By: Bruce Buchanan, Sebelist Buchanan Law



Georgia’s controversial Immigration Enforcement Review Board has been dissolved. Governor Brian Kemp has quietly signed a law, which was approved unanimously by lawmakers.

The Board was designed to probe complaints from the public about violations of immigration-related state laws. With members appointed by the governor, lieutenant governor and House speaker, it could also issue subpoenas, place witnesses under oath and issue fines. But the Board was criticized by civil rights groups, who said it had become a tool of harassment for anti-immigration groups.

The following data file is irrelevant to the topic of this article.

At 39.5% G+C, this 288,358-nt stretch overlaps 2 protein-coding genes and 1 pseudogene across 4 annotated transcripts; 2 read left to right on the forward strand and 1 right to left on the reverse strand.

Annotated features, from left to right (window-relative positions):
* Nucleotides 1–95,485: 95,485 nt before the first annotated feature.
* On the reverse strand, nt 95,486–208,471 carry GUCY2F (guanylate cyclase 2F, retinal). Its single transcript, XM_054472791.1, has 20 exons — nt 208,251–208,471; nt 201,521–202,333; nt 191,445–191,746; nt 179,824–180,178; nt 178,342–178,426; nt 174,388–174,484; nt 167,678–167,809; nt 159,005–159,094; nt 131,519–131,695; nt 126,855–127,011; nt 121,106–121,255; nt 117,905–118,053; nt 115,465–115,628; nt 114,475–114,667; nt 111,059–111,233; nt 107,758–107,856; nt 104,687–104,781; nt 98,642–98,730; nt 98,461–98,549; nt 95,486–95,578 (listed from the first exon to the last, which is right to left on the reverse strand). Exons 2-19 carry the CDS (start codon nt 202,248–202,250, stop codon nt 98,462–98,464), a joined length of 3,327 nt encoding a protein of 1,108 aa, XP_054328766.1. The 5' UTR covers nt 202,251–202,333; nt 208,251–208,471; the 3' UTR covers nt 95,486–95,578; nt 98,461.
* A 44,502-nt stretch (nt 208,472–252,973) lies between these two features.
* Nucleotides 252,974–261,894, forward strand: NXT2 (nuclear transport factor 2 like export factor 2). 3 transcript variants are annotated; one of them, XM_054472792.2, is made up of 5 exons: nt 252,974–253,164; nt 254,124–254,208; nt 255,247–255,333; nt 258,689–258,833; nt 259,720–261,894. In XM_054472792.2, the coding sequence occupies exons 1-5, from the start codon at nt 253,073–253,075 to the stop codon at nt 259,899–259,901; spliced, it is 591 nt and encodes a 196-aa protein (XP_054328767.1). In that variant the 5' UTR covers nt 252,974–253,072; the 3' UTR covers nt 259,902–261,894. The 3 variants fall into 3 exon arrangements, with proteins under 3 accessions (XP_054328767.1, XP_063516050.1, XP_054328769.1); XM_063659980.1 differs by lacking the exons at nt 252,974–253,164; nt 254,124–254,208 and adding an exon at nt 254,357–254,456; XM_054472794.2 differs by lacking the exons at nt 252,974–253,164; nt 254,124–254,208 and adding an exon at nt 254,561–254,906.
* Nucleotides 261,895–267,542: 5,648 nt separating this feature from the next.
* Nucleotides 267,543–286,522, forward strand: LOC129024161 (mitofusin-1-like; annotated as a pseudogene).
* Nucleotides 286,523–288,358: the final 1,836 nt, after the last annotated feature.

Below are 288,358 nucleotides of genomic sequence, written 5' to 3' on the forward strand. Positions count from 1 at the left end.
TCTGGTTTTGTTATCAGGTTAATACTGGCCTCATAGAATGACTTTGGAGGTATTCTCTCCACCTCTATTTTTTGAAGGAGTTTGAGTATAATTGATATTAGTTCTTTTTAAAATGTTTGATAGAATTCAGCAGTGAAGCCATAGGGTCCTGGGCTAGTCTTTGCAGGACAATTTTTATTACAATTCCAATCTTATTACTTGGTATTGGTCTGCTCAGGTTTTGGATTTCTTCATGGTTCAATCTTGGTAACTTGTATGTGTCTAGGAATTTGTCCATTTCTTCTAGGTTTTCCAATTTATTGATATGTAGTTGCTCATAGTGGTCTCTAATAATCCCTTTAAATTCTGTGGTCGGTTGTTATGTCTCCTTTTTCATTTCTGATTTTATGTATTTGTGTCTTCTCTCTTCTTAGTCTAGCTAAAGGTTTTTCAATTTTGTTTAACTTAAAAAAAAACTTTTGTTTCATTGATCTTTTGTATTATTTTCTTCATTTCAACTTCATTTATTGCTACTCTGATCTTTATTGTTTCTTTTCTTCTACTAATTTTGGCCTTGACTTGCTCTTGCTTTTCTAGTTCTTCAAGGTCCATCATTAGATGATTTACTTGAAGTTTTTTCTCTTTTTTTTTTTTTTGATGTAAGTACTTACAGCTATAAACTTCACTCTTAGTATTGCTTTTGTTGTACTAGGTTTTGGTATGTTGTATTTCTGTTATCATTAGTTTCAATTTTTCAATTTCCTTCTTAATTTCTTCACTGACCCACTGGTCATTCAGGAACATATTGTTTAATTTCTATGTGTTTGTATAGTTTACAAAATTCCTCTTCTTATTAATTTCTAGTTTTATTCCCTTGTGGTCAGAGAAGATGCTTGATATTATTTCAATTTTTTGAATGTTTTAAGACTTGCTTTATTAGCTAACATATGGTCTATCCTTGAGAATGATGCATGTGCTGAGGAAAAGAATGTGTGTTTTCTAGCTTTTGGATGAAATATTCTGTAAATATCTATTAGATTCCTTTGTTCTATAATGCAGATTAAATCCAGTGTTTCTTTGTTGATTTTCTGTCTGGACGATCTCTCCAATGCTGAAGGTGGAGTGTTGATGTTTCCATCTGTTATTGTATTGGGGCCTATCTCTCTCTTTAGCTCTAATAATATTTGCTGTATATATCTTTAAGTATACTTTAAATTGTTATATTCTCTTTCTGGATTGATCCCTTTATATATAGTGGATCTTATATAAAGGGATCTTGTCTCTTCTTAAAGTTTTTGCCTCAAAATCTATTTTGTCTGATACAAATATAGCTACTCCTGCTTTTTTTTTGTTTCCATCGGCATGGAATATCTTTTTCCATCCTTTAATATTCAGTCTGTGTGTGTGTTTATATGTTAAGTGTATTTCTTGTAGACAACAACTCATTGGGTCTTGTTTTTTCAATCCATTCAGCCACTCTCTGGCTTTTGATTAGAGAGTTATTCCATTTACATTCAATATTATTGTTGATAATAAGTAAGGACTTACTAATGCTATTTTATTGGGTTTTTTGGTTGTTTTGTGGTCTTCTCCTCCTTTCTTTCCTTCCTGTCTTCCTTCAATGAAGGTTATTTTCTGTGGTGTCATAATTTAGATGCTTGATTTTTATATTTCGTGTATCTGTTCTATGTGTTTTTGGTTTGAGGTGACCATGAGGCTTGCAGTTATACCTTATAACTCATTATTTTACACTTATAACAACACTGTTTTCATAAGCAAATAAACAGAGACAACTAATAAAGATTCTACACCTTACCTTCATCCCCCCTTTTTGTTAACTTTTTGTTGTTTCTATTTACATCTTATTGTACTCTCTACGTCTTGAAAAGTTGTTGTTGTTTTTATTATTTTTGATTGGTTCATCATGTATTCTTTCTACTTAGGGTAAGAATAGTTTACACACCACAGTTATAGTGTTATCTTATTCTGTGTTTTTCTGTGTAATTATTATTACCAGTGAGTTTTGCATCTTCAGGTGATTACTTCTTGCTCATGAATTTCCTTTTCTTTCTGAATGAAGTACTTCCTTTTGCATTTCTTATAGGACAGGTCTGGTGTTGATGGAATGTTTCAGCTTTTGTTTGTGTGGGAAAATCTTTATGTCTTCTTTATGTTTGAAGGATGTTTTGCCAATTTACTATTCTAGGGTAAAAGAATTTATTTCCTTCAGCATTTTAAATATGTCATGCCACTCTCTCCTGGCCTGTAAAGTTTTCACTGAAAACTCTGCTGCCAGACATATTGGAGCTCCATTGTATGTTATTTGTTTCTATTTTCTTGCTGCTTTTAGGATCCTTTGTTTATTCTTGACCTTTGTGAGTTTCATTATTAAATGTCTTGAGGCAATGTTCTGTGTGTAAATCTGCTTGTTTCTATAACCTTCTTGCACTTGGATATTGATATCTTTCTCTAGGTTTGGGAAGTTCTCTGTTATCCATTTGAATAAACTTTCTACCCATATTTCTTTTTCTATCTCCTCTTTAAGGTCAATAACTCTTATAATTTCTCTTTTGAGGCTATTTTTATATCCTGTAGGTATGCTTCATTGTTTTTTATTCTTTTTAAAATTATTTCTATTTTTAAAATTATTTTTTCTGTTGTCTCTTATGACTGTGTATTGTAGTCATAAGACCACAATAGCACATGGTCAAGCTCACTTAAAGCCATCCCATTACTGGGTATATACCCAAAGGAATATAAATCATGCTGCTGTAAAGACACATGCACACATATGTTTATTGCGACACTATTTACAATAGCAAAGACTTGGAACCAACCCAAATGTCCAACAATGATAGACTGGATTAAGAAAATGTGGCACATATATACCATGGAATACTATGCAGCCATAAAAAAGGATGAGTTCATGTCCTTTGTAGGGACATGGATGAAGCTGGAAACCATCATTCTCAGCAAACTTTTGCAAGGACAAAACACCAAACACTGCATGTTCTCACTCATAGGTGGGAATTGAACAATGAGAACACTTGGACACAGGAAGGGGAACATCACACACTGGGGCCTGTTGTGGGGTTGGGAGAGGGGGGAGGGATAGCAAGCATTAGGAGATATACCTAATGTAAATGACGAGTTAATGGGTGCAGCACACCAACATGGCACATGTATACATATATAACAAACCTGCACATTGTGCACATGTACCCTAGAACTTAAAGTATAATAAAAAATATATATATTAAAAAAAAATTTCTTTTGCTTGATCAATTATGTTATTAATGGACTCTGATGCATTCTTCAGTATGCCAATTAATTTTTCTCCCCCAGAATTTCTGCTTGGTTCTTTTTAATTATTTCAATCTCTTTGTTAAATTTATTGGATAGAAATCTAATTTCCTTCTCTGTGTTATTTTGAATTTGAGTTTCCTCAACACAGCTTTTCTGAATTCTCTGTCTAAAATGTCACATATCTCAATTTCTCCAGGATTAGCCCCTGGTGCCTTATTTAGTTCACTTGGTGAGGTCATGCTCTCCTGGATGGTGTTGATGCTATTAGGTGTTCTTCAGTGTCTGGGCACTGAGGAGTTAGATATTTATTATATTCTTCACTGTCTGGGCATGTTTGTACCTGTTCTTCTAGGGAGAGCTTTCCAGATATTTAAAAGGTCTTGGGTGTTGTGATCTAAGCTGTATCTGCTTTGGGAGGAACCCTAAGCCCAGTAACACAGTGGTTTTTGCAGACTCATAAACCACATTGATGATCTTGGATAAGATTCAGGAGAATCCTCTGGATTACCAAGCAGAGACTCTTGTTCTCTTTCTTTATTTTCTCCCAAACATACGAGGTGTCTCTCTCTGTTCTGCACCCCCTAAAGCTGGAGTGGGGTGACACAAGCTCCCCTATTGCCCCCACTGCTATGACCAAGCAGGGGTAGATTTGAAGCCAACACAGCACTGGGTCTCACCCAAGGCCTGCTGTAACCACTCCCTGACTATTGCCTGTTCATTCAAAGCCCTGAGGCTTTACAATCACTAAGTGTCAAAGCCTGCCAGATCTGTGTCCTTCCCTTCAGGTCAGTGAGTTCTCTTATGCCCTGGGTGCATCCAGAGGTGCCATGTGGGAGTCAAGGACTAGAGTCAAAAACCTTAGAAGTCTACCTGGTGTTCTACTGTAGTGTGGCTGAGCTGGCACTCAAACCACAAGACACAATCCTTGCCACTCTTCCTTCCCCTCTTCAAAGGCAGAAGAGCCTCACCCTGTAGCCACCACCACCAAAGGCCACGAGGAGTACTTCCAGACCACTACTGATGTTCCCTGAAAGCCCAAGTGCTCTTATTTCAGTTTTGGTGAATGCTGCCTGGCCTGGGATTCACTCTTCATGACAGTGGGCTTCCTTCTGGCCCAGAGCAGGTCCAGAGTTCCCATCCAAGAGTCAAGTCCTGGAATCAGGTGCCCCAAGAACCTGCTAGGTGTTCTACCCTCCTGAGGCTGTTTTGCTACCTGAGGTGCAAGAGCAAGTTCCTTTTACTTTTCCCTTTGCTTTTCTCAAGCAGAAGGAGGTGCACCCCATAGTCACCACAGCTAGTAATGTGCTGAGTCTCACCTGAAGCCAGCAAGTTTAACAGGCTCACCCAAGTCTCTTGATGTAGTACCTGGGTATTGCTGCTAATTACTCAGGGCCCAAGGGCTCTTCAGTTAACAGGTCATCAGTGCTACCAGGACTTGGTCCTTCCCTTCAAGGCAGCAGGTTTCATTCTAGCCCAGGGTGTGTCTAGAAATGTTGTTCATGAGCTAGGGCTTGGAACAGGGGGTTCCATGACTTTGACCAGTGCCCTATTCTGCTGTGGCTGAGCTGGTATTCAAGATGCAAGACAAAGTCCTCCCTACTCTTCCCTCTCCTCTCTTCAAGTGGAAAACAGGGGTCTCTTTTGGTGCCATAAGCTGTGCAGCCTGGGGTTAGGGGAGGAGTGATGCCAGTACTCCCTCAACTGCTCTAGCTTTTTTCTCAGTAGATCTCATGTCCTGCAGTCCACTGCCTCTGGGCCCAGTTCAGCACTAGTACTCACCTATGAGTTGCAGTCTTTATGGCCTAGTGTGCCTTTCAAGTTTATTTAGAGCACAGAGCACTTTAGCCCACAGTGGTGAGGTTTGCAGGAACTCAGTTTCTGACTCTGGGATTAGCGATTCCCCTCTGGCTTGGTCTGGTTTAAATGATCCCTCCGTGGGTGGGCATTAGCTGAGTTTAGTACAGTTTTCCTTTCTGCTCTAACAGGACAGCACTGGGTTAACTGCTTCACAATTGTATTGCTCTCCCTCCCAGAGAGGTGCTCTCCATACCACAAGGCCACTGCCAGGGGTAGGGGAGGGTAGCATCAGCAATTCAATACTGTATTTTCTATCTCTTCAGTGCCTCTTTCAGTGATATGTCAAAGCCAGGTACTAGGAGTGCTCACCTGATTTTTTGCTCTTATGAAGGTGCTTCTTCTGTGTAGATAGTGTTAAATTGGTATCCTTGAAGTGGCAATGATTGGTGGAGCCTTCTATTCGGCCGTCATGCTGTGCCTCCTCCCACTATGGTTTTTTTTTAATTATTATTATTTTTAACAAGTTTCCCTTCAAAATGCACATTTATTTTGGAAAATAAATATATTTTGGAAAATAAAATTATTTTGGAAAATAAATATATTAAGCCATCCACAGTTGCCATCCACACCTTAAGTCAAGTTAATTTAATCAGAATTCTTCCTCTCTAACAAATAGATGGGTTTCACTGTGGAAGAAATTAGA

Of the 20 complaints the board received in its first six years, all but one came from D.A. King, an anti-illegal immigration activist. The fight over the Board also was a factor in last year’s Republican race for governor. Then-Lt. Governor Casey Cagle (a candidate for governor in 2016) filed a complaint with the Board alleging the City of Decatur was creating sanctuaries for criminals. The City of Decatur soon fired back with a lawsuit alleging the Board was violating the state’s transparency laws. The Board ultimately settled with the city, agreeing to make its proceedings more public and pay City of Decatur $12,000 in attorney fees and other costs. The fallout left the board without its chairman and a longtime board member, who both resigned after Decatur’s attorney questioned whether they had overstayed their term in office.